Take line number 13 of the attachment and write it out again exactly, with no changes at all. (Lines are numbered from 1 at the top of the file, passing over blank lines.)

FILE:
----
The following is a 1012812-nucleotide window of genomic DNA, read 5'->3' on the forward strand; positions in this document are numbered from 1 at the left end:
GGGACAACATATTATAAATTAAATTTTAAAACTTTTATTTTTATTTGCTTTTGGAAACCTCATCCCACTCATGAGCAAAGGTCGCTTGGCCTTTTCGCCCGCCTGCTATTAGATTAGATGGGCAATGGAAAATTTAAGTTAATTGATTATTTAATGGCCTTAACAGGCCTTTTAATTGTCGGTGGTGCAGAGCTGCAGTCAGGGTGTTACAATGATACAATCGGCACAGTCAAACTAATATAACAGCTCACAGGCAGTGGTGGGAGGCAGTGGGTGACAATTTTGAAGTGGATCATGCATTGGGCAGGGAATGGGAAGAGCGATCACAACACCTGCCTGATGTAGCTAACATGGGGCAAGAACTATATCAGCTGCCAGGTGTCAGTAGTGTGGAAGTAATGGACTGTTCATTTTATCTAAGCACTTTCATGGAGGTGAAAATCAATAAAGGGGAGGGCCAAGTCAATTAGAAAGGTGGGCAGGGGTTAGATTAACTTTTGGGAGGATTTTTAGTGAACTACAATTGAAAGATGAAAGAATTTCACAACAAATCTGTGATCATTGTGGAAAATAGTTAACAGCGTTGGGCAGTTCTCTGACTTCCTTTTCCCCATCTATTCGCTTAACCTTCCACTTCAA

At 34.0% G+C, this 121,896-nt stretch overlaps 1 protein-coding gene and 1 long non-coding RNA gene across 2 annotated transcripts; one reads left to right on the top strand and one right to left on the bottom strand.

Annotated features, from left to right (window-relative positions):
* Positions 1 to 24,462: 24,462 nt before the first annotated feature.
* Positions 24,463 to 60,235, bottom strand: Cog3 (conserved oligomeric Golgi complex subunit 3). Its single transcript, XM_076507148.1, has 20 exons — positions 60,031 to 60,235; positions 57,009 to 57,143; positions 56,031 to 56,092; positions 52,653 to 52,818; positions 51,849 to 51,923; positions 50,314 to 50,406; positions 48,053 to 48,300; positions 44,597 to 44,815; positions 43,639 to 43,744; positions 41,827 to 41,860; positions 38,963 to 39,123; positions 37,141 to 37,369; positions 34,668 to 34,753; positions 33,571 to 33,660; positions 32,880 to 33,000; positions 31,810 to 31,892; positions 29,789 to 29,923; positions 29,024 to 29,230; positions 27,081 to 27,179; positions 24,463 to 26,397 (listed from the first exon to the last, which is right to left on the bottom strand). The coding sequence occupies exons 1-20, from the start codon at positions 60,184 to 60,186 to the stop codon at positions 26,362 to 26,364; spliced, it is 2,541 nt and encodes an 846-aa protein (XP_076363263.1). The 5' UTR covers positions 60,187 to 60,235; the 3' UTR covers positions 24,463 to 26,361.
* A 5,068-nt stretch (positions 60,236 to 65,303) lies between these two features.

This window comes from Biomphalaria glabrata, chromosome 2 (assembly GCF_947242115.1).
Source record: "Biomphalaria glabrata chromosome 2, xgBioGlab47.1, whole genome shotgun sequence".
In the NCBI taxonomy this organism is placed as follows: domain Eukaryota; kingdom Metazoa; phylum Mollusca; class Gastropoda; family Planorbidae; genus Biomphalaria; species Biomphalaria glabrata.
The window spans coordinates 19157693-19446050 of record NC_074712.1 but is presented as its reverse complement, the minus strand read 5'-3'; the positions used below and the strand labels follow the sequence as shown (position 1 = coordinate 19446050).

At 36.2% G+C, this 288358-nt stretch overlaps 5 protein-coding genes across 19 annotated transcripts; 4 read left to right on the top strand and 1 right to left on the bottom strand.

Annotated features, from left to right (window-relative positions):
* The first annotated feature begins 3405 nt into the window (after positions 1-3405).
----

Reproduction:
Annotated features, from left to right (window-relative positions):